Tech Officers' Wish List
DHS officials list the big technologies in the department’s future.
Cloud computing, mobile devices and apps and automation are some of the top technologies that will affect the future of homeland security, according to a panel of technology officers at the 2016 AFCEA Homeland Security Conference in Washington, D.C.
“If you talk about technologies we’re really leaning on today, of course it’s the usual suspects. We really do need to make better use of virtualized infrastructure, i.e. cloud technologies and services,” said Michael Hermus, chief technology officer, Department of Homeland Security (DHS).
Further in the future, Hermus added software-defined networking because it “really virtualizes the last, big part of the infrastructure.” In addition, software-defined networking “allows us to configure that in a far more agile and intelligent way” and it “brings scalability and agility but also new capabilities, particularly around cybersecurity, that just don’t exist today,” he said.
“You talk about dynamic network defense and the ability to have the network respond to threats and reconfigure itself to adapt to those threats. That’s a big deal,” Hermus elaborated.
Artificial intelligence also made his list. “There’s a tremendous potential in artificial intelligence and machine learning capabilities that are out there. These are things that are not science fiction. This is here,” Hermus stated. “We’ve got cloud-based machine learning we can use to do really, really cool things.”
For the Federal Emergency Management Agency (FEMA), mobile technologies top the list. The agency is consolidating and centralizing the devices its employees carry, and FEMA intends to move primarily to a tablet-type device, reported Adrian Gardner, FEMA chief information officer (CIO).
“One of the things we’re trying to do right now is shrink the footprint of the devices our employees carry. We will potentially shrink the number of devices,” Gardner said. “There’s a new activity underway where we’re going to be centralizing and standardizing all of their laptops.”
“We’re all emergency managers. We’re expeditionary,” Gardner said, emphasizing the need for mobility. He added, however, that FEMA also works in places like Guam, Puerto Rico and American Samoa, which means devices must work both inside and outside the continental United States, which isn’t always the case today. One challenge, though, is deciding how to centralize and manage devices in a secure manner, he added. “A lot of times our business process has been that we actually house a lot of those laptops in distribution centers, which means that when you then bring them back online, they have to be patched. So, one of the things we’re doing is changing our business process from the standpoint of keeping everything ... continually up to date,” Gardner said.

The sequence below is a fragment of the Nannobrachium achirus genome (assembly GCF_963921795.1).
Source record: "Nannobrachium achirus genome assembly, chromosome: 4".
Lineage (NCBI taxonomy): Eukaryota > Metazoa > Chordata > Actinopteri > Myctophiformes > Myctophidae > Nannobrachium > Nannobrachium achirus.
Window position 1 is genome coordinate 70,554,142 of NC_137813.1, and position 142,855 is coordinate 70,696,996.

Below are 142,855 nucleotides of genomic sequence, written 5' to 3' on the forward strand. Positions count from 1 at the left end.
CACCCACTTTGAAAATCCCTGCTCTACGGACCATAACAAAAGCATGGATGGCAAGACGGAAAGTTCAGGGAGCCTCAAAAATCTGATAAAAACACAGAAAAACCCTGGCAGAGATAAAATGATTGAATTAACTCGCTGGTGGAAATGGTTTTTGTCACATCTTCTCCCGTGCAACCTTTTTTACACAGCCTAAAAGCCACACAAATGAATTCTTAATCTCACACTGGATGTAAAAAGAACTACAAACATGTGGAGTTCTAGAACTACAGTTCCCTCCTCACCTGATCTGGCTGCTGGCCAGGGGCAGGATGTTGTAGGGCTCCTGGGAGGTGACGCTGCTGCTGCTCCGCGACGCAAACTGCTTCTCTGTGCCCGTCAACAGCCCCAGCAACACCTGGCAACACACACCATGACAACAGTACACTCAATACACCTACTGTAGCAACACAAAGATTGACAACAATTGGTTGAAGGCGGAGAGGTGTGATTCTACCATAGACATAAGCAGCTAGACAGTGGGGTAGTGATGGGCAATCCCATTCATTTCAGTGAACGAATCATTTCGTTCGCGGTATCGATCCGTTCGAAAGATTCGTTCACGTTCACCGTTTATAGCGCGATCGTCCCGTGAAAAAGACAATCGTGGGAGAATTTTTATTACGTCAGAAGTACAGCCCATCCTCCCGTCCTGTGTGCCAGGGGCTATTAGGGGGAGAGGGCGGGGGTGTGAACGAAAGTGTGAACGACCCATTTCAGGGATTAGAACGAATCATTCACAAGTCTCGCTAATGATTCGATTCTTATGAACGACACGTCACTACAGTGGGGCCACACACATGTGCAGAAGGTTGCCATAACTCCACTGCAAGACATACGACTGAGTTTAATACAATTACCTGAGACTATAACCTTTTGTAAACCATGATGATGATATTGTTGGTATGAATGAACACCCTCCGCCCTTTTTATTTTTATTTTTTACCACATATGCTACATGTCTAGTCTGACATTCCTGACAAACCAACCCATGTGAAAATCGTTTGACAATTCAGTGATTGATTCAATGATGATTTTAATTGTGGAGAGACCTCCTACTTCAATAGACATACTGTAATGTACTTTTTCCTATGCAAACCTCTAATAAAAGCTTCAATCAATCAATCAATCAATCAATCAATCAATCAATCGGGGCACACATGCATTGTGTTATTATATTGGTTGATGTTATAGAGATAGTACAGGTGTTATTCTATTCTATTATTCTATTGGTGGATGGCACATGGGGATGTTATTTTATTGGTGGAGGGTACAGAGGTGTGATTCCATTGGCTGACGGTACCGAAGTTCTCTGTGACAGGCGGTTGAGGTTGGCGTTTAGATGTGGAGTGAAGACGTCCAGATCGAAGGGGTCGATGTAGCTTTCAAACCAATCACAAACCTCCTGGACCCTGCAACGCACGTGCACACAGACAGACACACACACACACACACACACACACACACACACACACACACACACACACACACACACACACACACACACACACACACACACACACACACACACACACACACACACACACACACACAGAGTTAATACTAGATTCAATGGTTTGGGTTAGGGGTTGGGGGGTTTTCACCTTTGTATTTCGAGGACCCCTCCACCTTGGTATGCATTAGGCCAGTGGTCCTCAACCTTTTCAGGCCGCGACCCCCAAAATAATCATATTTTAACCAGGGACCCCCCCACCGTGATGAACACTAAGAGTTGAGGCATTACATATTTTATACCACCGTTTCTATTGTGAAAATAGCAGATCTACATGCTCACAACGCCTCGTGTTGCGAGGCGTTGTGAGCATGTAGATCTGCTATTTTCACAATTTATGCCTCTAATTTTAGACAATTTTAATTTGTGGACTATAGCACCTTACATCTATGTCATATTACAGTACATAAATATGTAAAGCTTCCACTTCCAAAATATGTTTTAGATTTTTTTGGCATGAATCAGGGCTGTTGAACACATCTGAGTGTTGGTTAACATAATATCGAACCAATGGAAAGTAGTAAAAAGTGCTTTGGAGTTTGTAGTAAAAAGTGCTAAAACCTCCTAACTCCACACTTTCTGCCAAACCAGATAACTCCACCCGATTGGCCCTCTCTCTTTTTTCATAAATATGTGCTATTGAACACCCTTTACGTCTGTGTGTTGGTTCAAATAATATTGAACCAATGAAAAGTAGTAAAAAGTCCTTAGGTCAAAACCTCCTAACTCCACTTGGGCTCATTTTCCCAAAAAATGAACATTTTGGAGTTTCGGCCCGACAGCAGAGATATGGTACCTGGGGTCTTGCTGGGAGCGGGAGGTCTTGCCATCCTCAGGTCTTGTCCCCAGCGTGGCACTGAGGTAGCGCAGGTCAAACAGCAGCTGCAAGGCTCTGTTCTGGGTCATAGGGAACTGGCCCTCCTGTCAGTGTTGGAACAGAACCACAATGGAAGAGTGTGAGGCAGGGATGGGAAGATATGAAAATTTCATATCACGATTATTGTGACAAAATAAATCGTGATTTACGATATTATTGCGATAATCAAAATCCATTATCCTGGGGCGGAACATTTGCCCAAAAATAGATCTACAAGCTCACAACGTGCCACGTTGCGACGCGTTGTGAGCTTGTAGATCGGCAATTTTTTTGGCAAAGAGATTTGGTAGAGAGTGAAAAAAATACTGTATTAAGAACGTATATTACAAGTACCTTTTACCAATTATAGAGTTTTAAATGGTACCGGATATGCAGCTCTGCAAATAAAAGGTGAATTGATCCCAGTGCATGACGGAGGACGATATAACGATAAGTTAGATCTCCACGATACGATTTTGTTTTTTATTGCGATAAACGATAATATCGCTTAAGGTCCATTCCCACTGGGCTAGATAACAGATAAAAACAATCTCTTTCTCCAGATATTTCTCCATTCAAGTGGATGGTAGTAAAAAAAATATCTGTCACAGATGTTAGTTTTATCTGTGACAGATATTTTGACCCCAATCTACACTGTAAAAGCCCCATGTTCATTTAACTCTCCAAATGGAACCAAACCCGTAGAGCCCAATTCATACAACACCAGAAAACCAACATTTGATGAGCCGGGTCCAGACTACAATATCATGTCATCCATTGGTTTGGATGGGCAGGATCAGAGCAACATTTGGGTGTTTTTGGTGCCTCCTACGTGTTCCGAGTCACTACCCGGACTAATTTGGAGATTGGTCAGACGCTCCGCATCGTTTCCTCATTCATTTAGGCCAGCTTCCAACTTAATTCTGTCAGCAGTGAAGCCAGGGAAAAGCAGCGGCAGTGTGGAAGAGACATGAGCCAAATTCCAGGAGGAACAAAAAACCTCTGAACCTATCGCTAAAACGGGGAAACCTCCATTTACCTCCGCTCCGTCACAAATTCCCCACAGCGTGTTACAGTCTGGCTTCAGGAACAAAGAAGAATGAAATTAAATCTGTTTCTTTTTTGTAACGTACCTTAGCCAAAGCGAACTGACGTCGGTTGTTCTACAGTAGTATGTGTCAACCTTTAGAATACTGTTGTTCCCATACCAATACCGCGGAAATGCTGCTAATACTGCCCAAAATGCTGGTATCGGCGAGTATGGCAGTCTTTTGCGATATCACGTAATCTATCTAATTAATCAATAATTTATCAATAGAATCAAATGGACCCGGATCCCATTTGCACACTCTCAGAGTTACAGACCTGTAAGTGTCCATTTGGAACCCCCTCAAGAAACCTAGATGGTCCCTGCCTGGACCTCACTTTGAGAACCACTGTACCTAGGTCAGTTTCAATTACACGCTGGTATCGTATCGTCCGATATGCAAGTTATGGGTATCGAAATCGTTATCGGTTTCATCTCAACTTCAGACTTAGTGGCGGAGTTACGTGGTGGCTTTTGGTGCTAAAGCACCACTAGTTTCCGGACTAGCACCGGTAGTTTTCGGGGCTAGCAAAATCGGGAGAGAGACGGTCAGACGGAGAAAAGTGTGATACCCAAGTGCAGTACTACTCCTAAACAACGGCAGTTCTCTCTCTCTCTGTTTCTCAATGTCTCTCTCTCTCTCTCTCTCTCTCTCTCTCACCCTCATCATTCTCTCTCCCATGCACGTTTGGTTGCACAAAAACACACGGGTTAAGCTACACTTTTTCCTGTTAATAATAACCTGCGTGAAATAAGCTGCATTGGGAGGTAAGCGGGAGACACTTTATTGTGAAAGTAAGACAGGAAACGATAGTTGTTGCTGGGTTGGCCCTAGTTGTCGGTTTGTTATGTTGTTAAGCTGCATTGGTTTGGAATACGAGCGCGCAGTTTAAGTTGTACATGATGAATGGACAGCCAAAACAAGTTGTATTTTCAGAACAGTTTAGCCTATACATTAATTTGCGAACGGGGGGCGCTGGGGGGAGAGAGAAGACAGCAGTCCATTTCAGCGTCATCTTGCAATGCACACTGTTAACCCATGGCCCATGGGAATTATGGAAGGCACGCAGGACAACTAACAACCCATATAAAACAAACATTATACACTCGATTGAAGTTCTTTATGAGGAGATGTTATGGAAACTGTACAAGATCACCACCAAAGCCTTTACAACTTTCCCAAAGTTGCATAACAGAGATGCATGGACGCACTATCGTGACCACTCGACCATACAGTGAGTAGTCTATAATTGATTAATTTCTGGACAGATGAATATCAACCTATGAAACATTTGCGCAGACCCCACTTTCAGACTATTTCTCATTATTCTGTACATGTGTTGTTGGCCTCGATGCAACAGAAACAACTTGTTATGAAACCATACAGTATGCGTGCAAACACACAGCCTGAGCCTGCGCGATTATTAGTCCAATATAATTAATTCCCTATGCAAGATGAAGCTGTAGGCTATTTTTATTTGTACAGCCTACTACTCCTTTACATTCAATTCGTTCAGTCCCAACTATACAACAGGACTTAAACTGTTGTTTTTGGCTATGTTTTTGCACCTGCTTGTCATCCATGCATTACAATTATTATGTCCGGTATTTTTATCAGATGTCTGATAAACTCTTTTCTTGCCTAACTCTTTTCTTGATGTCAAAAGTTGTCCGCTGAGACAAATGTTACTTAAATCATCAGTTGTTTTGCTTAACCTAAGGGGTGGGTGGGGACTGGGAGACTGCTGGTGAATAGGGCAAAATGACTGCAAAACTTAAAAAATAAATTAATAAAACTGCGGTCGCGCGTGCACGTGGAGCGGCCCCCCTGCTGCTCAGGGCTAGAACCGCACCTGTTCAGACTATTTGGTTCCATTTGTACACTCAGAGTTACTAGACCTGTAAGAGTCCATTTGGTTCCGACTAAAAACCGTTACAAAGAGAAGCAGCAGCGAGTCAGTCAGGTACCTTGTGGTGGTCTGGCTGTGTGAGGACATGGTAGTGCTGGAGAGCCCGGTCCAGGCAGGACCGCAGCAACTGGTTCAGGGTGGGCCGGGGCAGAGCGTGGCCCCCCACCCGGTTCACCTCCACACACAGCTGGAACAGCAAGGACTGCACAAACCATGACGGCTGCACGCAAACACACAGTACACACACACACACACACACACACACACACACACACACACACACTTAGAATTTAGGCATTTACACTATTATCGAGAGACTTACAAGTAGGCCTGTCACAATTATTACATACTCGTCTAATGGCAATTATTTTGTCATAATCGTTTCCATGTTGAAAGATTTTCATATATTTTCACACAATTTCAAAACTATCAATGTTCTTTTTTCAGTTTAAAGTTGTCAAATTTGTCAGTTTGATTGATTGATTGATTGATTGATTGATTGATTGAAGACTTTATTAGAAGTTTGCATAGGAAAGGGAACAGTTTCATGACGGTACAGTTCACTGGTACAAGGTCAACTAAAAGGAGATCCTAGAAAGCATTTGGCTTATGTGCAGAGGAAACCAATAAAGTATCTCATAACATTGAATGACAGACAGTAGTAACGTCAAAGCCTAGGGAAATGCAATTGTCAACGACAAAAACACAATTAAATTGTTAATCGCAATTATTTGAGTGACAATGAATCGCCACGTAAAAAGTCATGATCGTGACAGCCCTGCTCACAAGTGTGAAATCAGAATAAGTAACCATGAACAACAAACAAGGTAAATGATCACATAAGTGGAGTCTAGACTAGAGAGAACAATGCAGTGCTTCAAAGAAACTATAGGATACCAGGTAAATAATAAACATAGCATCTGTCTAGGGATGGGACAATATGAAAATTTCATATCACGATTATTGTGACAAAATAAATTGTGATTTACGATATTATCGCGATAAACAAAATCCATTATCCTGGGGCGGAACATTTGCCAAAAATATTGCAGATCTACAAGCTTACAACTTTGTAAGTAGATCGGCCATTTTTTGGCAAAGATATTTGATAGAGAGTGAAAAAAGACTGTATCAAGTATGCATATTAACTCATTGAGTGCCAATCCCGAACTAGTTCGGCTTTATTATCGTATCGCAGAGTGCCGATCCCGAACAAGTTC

The plan is for FEMA personnel to use their mobile platforms on “blue sky” days when they are conducting routine office business and on “black sky days” during a catastrophic event. “This mobility thing is going to make FEMA very successful in the future,” Gardner said.
Mike Brown, CIO, U.S. Immigration and Customs Enforcement (ICE) agreed that both cloud computing and mobility are important. “Infrastructure as software is going to be very important. We’ll be able to get a lot more bang out of our IT dollars because of that,” Brown said. On mobility, he added, “You have to be able to work on a phone, a tablet, a laptop or something you have that isn’t one of those—virtual private network, mobile apps, all of that stuff is going to be very important.”
Brown also included big data and analytics as important to ICE, especially in the investigative realm, where the agency already is adopting those technologies.
Some panel members included capabilities they admitted are not technologies per se.
Mike Palmer, U.S. Digital Services, for example, mentioned market research capabilities. “I do see coming down the pike some kind of evolution in the way the government does market research. Whether it’s through a specific tool or some kind of process, there needs to be in the hands of program offices a better way to do market research,” he said
In addition, Hermus mentioned the importance of development and operations, commonly referred to as DevOps. “We are very interested, as are the [DHS component agencies], in leveraging DevOps and automation, particularly. There are a lot of toolsets there that can greatly increase our agility and our capacity to deliver to the mission,” Hermus said.
Luke McCormack, DHS CIO agreed, pointing out that automation is a big part of DevOps. “To fully automate that experience, there’s a lot of technology behind the scenes, a lot of the ecosystem that has to be put in place to make that a reality,” McCormack said.
He added that mobility is important for the entire department. “We are a very mobile agency. The majority of the operators are not behind the desk, but right now our first port is still the desktop, in large part,” McCormack said. “I think in the not-too-distant future, that’s going to change.”